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I named him Wolf. Light grey, dark spots, eight legs. Threads weaved and stretched from one pole to another to another, the center placed directly before the single bulb in my basement. 

It’s winter and he’s smart. 

The basement, then full of boxes from past lives, was the home of the washer and dryer I bought with the money saved during a summer of nannying. With laundry never-ending, it didn’t take me long to discover him. Legs stretched, body centered with the center, warming. 

After working years in a spider lab, I met him with more curiosity than worry. Day after day, week after week, I would see him there. At a point, I would even say Hi, Wolfie when I came fumbling down, arms full, with the next load. 

My (then) husband followed me down one night, and for the first time, saw Wolf. Unlike me, he hates spiders, and so he threatened to burn the web, crush his body when he fell. I told him no and he stood stunned when he realized how angry I was. 

By then, Wolf had been around a little over a month. After much research, I learned he was more garden variety than wolf, but the name stuck because he was large and impressive, nonetheless.

Sometimes when I was home alone, I would stay down there a bit longer, stare close at his body. Note the tiny hairs sticking up. Note the swollen tips of his palps, which tell me he’s a he. And how his leg, usually his front, top left, would twitch if I breathed too close to his strands. 

I was alone more than not, and so I found myself returning to his web often. At first, it was only when I had reason to be in the basement, but then I found myself wandering down without such purpose. Eventually I also found myself worrying about him. It was winter and he was in an enclosed space and there were never any bugs on his web.

I would tell my (then) husband this and he would chastise me, call me silly, sometimes still threaten to kill Wolf when I wasn’t around. I would laugh and say something smart about how he was never around, that I wasn’t worried about that. I also knew, without a doubt, he was too scared to get close to him. But I couldn’t blame him. Wolf was easily larger than the size of a quarter.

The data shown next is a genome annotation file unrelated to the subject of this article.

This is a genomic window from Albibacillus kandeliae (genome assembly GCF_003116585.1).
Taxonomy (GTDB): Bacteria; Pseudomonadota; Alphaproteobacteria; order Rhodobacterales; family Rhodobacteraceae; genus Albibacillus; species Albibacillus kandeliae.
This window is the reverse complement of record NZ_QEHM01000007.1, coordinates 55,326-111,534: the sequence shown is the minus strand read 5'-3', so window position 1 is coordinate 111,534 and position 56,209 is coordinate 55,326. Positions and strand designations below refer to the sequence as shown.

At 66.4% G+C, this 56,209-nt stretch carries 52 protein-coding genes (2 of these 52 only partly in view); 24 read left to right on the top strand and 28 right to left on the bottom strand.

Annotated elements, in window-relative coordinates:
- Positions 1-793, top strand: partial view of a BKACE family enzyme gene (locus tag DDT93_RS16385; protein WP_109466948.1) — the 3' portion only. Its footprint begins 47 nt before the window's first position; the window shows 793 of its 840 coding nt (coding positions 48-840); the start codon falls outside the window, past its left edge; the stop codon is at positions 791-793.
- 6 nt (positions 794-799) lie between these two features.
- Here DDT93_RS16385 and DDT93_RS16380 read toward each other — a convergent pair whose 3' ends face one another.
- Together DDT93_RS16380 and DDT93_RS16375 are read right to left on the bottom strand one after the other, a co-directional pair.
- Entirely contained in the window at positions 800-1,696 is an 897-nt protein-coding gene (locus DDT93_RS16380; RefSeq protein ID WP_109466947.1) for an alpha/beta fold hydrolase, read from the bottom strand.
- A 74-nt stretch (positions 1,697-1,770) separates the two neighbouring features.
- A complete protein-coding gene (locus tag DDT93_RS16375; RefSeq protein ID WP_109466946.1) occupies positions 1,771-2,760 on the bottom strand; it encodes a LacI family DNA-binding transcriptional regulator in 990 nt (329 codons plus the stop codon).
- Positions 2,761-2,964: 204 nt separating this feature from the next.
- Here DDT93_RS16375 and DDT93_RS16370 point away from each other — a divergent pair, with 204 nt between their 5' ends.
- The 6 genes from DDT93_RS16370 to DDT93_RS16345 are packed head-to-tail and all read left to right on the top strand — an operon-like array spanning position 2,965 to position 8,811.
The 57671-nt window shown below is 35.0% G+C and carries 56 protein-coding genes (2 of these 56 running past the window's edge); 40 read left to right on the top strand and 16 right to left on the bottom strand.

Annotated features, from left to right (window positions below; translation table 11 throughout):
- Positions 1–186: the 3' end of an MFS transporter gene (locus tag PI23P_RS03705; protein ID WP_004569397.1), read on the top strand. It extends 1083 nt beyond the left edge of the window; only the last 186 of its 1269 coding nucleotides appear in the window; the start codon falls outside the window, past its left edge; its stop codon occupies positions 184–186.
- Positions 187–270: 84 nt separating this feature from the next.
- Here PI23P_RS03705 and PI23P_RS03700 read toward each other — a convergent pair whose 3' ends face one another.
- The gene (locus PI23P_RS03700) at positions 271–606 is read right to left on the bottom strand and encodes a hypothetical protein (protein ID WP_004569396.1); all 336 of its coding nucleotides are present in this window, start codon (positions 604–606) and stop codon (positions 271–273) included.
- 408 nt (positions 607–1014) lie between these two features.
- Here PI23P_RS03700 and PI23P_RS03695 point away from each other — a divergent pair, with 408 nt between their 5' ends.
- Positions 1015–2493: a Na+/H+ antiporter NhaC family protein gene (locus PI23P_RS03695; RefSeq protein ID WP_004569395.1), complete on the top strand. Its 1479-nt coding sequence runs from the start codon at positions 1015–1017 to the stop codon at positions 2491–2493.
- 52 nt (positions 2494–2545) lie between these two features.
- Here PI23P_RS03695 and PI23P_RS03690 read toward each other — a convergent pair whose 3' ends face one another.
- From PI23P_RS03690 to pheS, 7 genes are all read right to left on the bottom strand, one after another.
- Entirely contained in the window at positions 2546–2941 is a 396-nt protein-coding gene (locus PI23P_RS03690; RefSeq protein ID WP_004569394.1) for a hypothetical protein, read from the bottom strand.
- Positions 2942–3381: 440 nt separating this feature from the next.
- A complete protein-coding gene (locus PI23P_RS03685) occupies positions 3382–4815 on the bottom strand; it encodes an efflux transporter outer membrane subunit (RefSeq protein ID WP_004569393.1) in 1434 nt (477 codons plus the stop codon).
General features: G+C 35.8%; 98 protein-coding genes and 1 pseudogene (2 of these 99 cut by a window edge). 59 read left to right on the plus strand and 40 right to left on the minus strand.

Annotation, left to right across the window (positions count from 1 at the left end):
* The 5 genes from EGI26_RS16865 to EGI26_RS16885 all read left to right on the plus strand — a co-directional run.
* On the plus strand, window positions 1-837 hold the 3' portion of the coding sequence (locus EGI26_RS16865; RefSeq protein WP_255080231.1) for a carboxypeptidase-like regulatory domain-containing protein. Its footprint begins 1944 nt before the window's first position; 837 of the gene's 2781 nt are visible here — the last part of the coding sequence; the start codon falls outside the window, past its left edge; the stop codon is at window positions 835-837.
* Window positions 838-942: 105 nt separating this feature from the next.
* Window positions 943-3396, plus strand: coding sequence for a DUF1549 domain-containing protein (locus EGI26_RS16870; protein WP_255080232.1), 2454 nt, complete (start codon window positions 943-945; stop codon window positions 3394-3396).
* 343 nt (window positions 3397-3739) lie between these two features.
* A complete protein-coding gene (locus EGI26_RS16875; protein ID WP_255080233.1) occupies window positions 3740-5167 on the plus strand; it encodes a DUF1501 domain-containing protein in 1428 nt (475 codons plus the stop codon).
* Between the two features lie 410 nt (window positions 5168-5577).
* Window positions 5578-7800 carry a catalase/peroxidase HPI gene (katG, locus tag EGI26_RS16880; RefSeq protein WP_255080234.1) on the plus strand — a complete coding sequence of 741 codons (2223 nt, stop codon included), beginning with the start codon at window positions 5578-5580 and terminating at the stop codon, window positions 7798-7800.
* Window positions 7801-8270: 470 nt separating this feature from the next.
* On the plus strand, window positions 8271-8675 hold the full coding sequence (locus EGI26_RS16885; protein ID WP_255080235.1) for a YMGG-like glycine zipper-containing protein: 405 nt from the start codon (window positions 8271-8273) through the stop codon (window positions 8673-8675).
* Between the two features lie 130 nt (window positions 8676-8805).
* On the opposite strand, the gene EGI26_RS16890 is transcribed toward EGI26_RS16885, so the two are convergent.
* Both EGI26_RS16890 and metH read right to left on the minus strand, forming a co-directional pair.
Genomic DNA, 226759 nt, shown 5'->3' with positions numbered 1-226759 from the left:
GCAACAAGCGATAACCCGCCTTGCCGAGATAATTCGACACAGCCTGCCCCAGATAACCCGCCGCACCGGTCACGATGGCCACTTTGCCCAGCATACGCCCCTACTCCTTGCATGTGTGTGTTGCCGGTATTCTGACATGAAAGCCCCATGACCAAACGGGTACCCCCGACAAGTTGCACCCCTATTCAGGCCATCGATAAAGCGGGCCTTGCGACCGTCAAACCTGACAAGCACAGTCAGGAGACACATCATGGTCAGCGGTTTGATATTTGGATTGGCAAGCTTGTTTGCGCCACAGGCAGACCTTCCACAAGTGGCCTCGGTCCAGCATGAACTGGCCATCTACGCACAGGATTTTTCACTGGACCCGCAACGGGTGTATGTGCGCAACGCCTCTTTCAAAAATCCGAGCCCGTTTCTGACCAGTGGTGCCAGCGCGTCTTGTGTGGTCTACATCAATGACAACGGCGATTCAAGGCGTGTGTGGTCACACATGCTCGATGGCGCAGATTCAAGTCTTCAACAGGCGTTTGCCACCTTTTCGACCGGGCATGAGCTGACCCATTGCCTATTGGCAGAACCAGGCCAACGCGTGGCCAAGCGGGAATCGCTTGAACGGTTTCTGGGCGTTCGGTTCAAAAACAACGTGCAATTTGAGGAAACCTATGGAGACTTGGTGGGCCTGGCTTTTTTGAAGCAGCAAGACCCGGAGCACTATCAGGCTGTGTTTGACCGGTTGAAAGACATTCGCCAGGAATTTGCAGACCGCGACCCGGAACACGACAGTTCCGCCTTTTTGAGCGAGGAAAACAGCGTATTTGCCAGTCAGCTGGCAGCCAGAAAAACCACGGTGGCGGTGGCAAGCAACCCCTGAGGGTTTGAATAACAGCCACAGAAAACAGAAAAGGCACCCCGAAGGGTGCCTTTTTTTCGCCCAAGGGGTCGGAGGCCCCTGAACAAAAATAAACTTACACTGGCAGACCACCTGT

More weeks passed and Wolf remained, unchanging. He rarely moved from his spot, the bulb his sun. Sometimes I would blow softly near his web just to see if he’d move, to make sure he was still alive. 

I was relieved as March approached, and I planned to capture him, place him outside with the others who always come in the Spring. But this wasn’t like my lab. I didn’t know how long it’d been since he’d last eaten. I also knew he needed water. I took a small spray bottle down there once, gave him a soft spritz, but a corner of the web broke and I worried over it breaking altogether if I continued. That wouldn’t kill Wolf, he could just build again. But there was no guarantee he would build in the same place, or that I’d know where he’d moved onto next. 

And I had to know he was okay.

Time continued, and I found myself alone more and more, my (then) husband often choosing others over me, often choosing others who were young and naive and girls over me. 

One night we fight, he tells me he hates Ohio, blames me for making him leave his family his friends his life in our small Mississippi town behind. I walk out. He always gets to leave, but I leave first, this time. I go to the basement because it’s cold and late and I have nowhere else to go. 

And it doesn’t take long to discover him, Wolf, the web empty, his quarter-sized body on the ground, already dusted over with dirt, curled to a dime’s worth. It takes me weeks before I clean away his strands. 


image: Elia Clerici